As of April 3, 2024, six noteworthy candidates are running in the 2024 presidential election, including one Democrat and five Republicans.
Below is a summary of each candidate’s campaign activity from March 27 to April 3.
- Former Arkansas Governor Asa Hutchinson (R) announced his campaign. In an April 2 interview on ABC’s “This Week,” he said, “I am going to be running. And the reason, as I’ve traveled the country for six months, I hear people talk about the leadership of our country, and I’m convinced that people want leaders that appeal to the best of America, and not simply appeal to our worst instincts.”
- Marianne Williamson (D) campaigned across South Carolina from March 27 to March 29. She spoke at a drag show and story hour in Johnson City, Tennessee, on March 31.
- Nikki Haley (R) campaigned in New Hampshire on March 27 and March 28. She wrote an op-ed for the National Review on March 29 titled “Ending the Fentanyl Crisis Starts by Securing the Border.” On April 3, she visited the United States-Mexico border.
- Vivek Ramaswamy (R) published an op-ed in the New York Post on March 27 titled “The USA is experiencing a crisis of faith — in itself” and aired his first television ad in New Hampshire on March 29. He spoke at the National Review Institute’s Ideas Summit on March 31.
- Donald Trump (R) hired Trevor Naglieri, the national field director for Sen. Ted Cruz’s (R-Texas) 2016 presidential campaign, as the Trump campaign’s New Hampshire state director, according to reporting from Politico on March 28. On March 30, Manhattan District Attorney Alvin Bragg (D) announced a grand jury had voted to indict Trump on criminal charges. Trump issued a statement in response, saying in part, “This is Political Persecution and Election Interference at the highest level in history.”
- Ballotpedia did not identify any campaign activity this past week from Corey Stapleton (R).
At this point in the 2020 cycle, 18 noteworthy candidates were running for president. Seventeen were seeking the Democratic nomination, and one (Trump) was seeking the Republican nomination.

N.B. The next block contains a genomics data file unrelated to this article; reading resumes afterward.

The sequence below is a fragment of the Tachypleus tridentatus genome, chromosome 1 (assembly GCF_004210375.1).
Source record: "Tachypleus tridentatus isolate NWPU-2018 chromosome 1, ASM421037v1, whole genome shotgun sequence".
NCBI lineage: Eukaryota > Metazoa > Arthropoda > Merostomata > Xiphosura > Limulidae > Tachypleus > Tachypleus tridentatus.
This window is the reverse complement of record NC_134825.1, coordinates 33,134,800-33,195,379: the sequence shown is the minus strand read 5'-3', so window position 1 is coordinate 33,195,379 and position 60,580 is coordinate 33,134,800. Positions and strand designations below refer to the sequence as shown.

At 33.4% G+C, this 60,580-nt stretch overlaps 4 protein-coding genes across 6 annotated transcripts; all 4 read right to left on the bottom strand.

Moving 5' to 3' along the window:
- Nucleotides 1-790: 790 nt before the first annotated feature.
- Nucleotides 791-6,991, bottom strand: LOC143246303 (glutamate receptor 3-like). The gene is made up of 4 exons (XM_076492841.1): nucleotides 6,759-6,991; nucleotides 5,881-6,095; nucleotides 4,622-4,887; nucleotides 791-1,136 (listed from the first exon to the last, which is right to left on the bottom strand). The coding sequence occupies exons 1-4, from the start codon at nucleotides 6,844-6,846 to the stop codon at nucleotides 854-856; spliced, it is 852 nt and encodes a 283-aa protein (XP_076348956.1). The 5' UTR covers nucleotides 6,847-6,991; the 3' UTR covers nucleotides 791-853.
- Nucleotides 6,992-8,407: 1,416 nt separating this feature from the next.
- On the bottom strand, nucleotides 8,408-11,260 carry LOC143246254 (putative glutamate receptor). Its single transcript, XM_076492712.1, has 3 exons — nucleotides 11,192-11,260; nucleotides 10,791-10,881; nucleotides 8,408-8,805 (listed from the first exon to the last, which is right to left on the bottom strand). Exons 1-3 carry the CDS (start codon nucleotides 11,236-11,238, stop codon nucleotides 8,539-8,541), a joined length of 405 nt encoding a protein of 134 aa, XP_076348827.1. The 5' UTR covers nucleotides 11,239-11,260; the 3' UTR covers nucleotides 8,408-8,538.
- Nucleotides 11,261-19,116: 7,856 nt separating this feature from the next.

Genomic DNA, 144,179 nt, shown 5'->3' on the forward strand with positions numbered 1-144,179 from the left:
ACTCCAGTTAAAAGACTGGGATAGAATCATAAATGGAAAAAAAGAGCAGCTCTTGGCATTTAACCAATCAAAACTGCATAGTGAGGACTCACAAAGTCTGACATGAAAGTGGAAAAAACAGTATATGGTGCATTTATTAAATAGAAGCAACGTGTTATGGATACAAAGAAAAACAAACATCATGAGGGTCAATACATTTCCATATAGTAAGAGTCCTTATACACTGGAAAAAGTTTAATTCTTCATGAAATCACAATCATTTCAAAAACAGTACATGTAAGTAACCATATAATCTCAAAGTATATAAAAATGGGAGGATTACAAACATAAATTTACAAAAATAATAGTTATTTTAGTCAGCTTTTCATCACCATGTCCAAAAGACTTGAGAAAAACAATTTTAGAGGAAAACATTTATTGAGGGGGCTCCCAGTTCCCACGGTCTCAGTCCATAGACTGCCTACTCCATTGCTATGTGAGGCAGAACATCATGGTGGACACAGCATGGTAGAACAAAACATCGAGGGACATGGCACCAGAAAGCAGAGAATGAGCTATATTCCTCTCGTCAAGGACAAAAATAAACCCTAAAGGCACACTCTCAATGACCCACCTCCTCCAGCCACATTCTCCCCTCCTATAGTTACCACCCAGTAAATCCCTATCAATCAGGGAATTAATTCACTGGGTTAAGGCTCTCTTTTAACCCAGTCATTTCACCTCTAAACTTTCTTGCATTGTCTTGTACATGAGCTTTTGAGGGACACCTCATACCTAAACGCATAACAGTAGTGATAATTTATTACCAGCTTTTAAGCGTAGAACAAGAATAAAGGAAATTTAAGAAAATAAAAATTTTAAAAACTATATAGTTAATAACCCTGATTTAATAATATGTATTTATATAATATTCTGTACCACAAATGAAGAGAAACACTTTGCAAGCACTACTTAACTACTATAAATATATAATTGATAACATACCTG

Notable stories at the time included the Democratic National Committee announcing on March 28, 2019, that the first Democratic primary debates would be held in Miami, Florida, on June 26 and 27. The DNC also announced that the second set of Democratic primary debates would be held in Detroit, Michigan, on July 30-31. This cycle, the DNC has not yet announced whether it will hold primary debates. The Republican National Committee has announced it plans to hold its first primary debate in Milwaukee, Wisconsin, in August 2023.
In the 2016 election cycle, Senator Ted Cruz (R-Texas) was the only noteworthy candidate who had announced his campaign as of April 3, 2015. At this point in the 2016 cycle, media outlets were reporting about possible presidential candidates. FiveThirtyEight profiled several Democratic candidates who might have run if Hillary Clinton (D) did not enter the race, including Sen. Elizabeth Warren (D-Mass.) and former New York Governor Andrew Cuomo. Former Hewlett-Packard CEO Carly Fiorina said there was a “higher than 90 percent” chance that she would run for president. Fiorina later entered the race and joined Ted Cruz’s campaign as a vice presidential candidate.